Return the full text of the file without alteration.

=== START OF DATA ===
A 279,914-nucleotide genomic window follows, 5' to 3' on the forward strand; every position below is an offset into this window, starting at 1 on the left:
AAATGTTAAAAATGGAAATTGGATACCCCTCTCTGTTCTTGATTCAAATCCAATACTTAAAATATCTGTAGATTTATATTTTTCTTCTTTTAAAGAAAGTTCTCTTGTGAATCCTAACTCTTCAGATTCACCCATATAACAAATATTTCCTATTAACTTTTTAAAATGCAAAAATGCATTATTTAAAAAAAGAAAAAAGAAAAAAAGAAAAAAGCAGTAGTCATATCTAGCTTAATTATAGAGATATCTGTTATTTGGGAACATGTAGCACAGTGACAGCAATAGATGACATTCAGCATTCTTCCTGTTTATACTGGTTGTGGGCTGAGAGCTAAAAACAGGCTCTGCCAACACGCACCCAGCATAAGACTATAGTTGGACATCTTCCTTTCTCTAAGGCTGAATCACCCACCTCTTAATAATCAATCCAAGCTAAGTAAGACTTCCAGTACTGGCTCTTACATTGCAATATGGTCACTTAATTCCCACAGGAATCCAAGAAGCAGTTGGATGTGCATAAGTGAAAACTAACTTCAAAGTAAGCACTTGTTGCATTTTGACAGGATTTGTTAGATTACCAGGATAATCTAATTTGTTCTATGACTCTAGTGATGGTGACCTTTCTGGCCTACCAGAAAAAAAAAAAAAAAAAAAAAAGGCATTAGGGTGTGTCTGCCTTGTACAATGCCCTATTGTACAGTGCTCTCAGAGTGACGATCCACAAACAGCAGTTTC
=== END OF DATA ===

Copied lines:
A 279,914-nucleotide genomic window follows, 5' to 3' on the forward strand; every position below is an offset into this window, starting at 1 on the left:
AAATGTTAAAAATGGAAATTGGATACCCCTCTCTGTTCTTGATTCAAATCCAATACTTAAAATATCTGTAGATTTATATTTTTCTTCTTTTAAAGAAAGTTCTCTTGTGAATCCTAACTCTTCAGATTCACCCATATAACAAATATTTCCTATTAACTTTTTAAAATGCAAAAATGCATTATTTAAAAAAAGAAAAAAGAAAAAAAGAAAAAAGCAGTAGTCATATCTAGCTTAATTATAGAGATATCTGTTATTTGGGAACATGTAGCACAGTGACAGCAATAGATGACATTCAGCATTCTTCCTGTTTATACTGGTTGTGGGCTGAGAGCTAAAAACAGGCTCTGCCAACACGCACCCAGCATAAGACTATAGTTGGACATCTTCCTTTCTCTAAGGCTGAATCACCCACCTCTTAATAATCAATCCAAGCTAAGTAAGACTTCCAGTACTGGCTCTTACATTGCAATATGGTCACTTAATTCCCACAGGAATCCAAGAAGCAGTTGGATGTGCATAAGTGAAAACTAACTTCAAAGTAAGCACTTGTTGCATTTTGACAGGATTTGTTAGATTACCAGGATAATCTAATTTGTTCTATGACTCTAGTGATGGTGACCTTTCTGGCCTACCAGAAAAAAAAAAAAAAAAAAAAAAGGCATTAGGGTGTGTCTGCCTTGTACAATGCCCTATTGTACAGTGCTCTCAGAGTGACGATCCACAAACAGCAGTTTC